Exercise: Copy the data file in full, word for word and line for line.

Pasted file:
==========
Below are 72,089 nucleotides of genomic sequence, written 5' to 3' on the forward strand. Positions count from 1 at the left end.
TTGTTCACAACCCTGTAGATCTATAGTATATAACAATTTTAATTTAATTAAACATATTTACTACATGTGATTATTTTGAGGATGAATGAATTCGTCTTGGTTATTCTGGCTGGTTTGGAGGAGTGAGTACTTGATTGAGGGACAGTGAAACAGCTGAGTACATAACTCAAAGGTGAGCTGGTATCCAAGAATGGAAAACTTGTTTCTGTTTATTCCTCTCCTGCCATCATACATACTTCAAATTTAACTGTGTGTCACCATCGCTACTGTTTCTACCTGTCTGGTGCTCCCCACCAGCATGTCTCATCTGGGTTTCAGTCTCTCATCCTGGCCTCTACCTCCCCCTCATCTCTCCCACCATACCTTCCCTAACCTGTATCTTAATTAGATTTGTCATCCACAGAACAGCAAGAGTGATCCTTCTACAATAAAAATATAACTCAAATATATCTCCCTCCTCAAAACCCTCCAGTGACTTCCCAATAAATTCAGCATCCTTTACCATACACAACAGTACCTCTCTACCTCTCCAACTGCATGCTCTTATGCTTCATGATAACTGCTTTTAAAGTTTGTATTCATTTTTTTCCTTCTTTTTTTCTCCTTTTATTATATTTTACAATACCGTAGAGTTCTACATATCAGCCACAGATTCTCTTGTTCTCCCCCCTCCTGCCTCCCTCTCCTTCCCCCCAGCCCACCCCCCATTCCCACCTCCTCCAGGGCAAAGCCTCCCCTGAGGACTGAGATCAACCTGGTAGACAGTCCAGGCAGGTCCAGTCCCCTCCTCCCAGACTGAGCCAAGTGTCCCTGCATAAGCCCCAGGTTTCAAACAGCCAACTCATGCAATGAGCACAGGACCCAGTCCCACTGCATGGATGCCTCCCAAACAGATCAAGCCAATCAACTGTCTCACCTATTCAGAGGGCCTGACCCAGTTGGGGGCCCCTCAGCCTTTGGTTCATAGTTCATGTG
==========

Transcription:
Below are 72,089 nucleotides of genomic sequence, written 5' to 3' on the forward strand. Positions count from 1 at the left end.
TTGTTCACAACCCTGTAGATCTATAGTATATAACAATTTTAATTTAATTAAACATATTTACTACATGTGATTATTTTGAGGATGAATGAATTCGTCTTGGTTATTCTGGCTGGTTTGGAGGAGTGAGTACTTGATTGAGGGACAGTGAAACAGCTGAGTACATAACTCAAAGGTGAGCTGGTATCCAAGAATGGAAAACTTGTTTCTGTTTATTCCTCTCCTGCCATCATACATACTTCAAATTTAACTGTGTGTCACCATCGCTACTGTTTCTACCTGTCTGGTGCTCCCCACCAGCATGTCTCATCTGGGTTTCAGTCTCTCATCCTGGCCTCTACCTCCCCCTCATCTCTCCCACCATACCTTCCCTAACCTGTATCTTAATTAGATTTGTCATCCACAGAACAGCAAGAGTGATCCTTCTACAATAAAAATATAACTCAAATATATCTCCCTCCTCAAAACCCTCCAGTGACTTCCCAATAAATTCAGCATCCTTTACCATACACAACAGTACCTCTCTACCTCTCCAACTGCATGCTCTTATGCTTCATGATAACTGCTTTTAAAGTTTGTATTCATTTTTTTCCTTCTTTTTTTCTCCTTTTATTATATTTTACAATACCGTAGAGTTCTACATATCAGCCACAGATTCTCTTGTTCTCCCCCCTCCTGCCTCCCTCTCCTTCCCCCCAGCCCACCCCCCATTCCCACCTCCTCCAGGGCAAAGCCTCCCCTGAGGACTGAGATCAACCTGGTAGACAGTCCAGGCAGGTCCAGTCCCCTCCTCCCAGACTGAGCCAAGTGTCCCTGCATAAGCCCCAGGTTTCAAACAGCCAACTCATGCAATGAGCACAGGACCCAGTCCCACTGCATGGATGCCTCCCAAACAGATCAAGCCAATCAACTGTCTCACCTATTCAGAGGGCCTGACCCAGTTGGGGGCCCCTCAGCCTTTGGTTCATAGTTCATGTG